Dominion’s offshore wind project no longer eligible for $40 million in DOE funding
Dominion Virginia Power announced Friday that it is reassessing options for its offshore research project after it was dropped from a Department of Energy program, making it ineligible for $40 million in funding.
Dominion said in a statement the DOE withdrew the funding because the company could not guarantee the project would be in service by 2020.
“Naturally, we are disappointed in the DOE's decision because we still believe that offshore wind has a great potential to deliver clean, renewable energy to Virginia,” Mary C. Doswell, senior vice president, Dominion Energy Solutions, said in a statement. “However, we also recognize the unique regulatory and cost challenges involved in our project, and appreciate the DOE's desire to support other projects that may have an earlier opportunity for fruition.”
Doswell said Dominion plans to consult with other members of the project team, known as the Virginia Offshore Wind Technology Advancement Project (VOWTAP), before deciding on next steps.
VOWTAP was one of seven projects in 2012 selected by the DOE to receive $4 million for preliminary engineering, design and planning. It was one of three projects selected in 2014 to receive an additional $6.7 million to complete the final engineering, design and permitting plans. Other research projects will continue on in the demonstration program and be eligible for additional funding.
In a statement, a DOE spokesperson said Dominion's project had been helpful for the development of offshore wind:
“While Dominion’s Virginia Offshore Wind Technology Advancement Project will be leaving the Department-funded demonstration program, the lessons learned during the project’s development over the past several years will benefit the burgeoning offshore wind industry moving forward.
“Dominion’s work helped to streamline the permitting process for offshore wind projects and identified several ways to cut costs going forward. Additionally, the diligent efforts of Dominion and the U.S. Department of the Interior’s Bureau of Ocean Energy Management led to the first approval of a wind energy research lease in federal waters, and the optimization of a twisted jacket foundation design that is resilient to hurricanes will be critical to future U.S. deployments on the Atlantic and Gulf coast.”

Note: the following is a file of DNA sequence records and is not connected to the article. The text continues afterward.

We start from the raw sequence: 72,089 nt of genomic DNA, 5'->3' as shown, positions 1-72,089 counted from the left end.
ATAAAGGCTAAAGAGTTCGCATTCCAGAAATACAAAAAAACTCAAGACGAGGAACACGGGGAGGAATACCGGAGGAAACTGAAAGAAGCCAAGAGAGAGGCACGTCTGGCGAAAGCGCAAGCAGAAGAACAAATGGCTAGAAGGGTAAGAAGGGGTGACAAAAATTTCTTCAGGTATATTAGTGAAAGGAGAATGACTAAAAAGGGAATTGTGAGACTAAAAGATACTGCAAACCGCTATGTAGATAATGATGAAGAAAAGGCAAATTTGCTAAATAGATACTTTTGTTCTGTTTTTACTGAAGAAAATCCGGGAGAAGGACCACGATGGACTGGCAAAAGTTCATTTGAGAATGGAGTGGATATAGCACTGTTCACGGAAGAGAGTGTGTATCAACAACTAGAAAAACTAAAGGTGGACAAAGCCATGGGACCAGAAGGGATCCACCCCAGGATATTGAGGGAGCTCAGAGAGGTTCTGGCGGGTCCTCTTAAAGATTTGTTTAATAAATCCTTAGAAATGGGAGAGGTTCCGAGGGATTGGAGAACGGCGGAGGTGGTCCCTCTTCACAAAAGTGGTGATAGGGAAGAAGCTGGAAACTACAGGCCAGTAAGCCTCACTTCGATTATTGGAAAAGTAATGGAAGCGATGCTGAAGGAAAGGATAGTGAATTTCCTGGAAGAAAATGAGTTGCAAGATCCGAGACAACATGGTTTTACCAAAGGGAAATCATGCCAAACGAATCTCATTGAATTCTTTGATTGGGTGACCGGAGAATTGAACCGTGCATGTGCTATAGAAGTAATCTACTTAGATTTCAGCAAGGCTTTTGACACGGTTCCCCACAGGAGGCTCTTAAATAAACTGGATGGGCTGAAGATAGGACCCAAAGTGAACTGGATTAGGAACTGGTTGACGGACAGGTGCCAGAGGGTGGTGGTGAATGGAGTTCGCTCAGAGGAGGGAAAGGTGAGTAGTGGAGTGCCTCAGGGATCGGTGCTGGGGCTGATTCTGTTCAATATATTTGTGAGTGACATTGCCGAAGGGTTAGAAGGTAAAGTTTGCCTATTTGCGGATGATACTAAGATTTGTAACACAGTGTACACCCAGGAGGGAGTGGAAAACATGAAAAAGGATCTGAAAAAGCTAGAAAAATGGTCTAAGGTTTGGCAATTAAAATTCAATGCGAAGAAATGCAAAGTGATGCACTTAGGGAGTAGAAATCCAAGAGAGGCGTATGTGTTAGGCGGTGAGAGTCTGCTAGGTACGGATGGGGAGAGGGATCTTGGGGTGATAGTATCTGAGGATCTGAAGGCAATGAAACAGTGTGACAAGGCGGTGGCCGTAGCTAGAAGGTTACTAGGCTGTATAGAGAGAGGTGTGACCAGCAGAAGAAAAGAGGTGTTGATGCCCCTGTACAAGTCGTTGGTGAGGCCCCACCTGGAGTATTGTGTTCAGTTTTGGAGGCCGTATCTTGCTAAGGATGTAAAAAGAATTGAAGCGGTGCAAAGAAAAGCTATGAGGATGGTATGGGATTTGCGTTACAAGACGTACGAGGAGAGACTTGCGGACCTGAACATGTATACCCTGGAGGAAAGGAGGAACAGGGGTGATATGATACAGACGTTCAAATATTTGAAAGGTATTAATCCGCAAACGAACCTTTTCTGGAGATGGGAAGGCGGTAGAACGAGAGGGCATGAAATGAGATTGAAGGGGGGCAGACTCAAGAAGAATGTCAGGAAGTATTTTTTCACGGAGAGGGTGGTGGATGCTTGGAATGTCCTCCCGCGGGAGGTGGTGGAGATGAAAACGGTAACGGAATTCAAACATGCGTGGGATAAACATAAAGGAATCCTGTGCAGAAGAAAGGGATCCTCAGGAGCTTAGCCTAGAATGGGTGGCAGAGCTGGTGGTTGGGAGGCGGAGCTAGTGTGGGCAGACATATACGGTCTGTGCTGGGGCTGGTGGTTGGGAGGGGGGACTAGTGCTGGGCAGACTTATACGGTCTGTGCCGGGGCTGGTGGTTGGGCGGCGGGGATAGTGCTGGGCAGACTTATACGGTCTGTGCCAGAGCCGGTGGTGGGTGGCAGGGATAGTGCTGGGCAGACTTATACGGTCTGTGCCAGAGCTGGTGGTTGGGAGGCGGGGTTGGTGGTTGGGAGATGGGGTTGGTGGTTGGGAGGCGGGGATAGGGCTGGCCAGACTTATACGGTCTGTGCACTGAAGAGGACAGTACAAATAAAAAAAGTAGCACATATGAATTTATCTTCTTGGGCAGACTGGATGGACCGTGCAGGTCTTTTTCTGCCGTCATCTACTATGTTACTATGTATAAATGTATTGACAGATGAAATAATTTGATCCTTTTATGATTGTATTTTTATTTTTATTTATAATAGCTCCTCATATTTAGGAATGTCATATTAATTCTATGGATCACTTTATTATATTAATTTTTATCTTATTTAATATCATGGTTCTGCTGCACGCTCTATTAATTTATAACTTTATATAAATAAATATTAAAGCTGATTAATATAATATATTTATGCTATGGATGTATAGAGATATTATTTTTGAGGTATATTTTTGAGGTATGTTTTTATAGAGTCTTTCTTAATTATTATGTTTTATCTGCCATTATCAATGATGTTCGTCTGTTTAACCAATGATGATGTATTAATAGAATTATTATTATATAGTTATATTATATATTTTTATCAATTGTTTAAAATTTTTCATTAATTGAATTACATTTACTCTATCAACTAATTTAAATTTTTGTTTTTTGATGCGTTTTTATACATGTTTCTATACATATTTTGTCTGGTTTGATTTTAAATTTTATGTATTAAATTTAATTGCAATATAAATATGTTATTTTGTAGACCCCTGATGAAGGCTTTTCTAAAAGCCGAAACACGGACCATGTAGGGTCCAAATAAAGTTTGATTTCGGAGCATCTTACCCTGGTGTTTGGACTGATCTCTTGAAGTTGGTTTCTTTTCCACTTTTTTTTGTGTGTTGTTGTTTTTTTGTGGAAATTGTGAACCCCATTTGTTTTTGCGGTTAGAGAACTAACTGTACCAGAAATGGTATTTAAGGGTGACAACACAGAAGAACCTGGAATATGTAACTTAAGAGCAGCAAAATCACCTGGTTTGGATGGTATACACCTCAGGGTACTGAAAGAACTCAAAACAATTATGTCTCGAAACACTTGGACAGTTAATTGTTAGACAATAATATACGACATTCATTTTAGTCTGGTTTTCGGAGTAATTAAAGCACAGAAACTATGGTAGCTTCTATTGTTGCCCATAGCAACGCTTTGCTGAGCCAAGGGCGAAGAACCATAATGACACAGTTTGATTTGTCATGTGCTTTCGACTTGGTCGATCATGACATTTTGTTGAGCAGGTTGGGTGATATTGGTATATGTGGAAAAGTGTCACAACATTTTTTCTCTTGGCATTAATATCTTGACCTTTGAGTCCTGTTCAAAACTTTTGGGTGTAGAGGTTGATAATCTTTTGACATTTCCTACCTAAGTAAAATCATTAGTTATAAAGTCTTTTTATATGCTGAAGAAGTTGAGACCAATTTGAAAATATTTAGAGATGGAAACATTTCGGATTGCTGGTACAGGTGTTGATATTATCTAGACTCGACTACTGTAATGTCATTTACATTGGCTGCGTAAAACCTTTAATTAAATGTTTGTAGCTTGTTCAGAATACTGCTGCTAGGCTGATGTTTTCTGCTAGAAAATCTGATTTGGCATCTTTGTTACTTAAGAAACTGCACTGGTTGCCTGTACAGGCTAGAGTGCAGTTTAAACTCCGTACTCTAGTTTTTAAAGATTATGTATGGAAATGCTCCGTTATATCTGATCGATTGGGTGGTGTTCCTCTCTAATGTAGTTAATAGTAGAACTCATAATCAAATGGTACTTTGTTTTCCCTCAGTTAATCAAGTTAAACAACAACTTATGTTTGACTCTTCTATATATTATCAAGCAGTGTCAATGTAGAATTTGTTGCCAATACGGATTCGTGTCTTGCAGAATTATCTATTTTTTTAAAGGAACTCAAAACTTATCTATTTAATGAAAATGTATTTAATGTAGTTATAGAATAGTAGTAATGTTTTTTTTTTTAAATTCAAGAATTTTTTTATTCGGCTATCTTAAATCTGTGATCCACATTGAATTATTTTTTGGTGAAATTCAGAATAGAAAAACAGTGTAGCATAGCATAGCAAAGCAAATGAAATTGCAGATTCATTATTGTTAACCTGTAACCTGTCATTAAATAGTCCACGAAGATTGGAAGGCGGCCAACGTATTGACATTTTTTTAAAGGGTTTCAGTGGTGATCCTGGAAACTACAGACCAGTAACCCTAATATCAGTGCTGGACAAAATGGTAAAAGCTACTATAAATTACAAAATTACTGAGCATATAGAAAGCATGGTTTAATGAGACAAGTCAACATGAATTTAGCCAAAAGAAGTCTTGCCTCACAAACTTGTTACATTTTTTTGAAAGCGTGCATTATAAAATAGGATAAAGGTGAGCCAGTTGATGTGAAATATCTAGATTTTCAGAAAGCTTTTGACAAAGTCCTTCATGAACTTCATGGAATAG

The VOWTAP project would install two 6-megawatt wind turbines in federal waters about 24 miles off the coast of Virginia Beach.
At peak production, the turbines would generate enough electricity to power up to 3,000 homes.
The company re-bid the project after original estimates came in between $375 million and $400 million — almost twice the estimated cost of $230 million.
In its second round of proposals, Dominion split the proposal into four separate packages. The company announced in April those bids came to between $300 million and $380 million.
The project is complex, particularly because the U.S. does not have a supply chain for the offshore wind industry. The costliest part of the project is the delivery and installation of the turbines, which can only be done by few companies in the world. None operate in the U.S.
Doswell said the complexities made Dominion unable to promise a delivery date, including the project’s high cost, the inability to get firm construction contracts and the complexity of regulatory approvals.
“This project is a first in many ways,” Doswell said. “As such, you need to account for many variables when attempting to lock in on a date with any degree of certainty.”
The research project is seen as a key research vehicle for a full-scale build out of offshore wind off Virginia’s coast. In 2013, Dominion won a competitive bid process to lease 112,800 acres of federal leases off Virginia’s coast for future development of an offshore wind farm. The area could hold an estimated 300 turbines.
The Hampton Roads region also believes it could be an ideal location for development of an offshore wind industry on the East Coast.
VOWTAP's other partners are Alstom Power Inc., (recently acquired by General Electric Co.), a wind turbine manufacturer that will supply the turbines; KBR, a global engineering, construction and services firm with experience in offshore wind; Keystone Engineering, the designer of the substructure; the National Renewable Energy Laboratory, a federally funded research and development center; Newport News Shipbuilding, a division of Huntington Ingalls Industries; and the Virginia Tech Advanced Research Institute, representing the Virginia Coastal Energy Research Consortium.